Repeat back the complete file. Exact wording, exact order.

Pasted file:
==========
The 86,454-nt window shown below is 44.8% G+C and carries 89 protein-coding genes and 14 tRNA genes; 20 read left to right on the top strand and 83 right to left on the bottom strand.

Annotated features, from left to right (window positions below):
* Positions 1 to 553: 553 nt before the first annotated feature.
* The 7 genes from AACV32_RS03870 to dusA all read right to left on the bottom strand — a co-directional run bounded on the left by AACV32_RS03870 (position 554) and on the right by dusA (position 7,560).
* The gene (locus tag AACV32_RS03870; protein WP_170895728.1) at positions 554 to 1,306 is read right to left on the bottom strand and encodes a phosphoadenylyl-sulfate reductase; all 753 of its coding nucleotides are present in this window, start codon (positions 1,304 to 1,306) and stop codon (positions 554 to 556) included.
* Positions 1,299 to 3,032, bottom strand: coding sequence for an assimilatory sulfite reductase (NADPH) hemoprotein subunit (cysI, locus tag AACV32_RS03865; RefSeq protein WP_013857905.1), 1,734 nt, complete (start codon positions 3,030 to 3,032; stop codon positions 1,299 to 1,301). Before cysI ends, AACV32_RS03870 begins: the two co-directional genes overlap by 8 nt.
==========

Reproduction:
The 86,454-nt window shown below is 44.8% G+C and carries 89 protein-coding genes and 14 tRNA genes; 20 read left to right on the top strand and 83 right to left on the bottom strand.

Annotated features, from left to right (window positions below):
* Positions 1 to 553: 553 nt before the first annotated feature.
* The 7 genes from AACV32_RS03870 to dusA all read right to left on the bottom strand — a co-directional run bounded on the left by AACV32_RS03870 (position 554) and on the right by dusA (position 7,560).
* The gene (locus tag AACV32_RS03870; protein WP_170895728.1) at positions 554 to 1,306 is read right to left on the bottom strand and encodes a phosphoadenylyl-sulfate reductase; all 753 of its coding nucleotides are present in this window, start codon (positions 1,304 to 1,306) and stop codon (positions 554 to 556) included.
* Positions 1,299 to 3,032, bottom strand: coding sequence for an assimilatory sulfite reductase (NADPH) hemoprotein subunit (cysI, locus tag AACV32_RS03865; RefSeq protein WP_013857905.1), 1,734 nt, complete (start codon positions 3,030 to 3,032; stop codon positions 1,299 to 1,301). Before cysI ends, AACV32_RS03870 begins: the two co-directional genes overlap by 8 nt.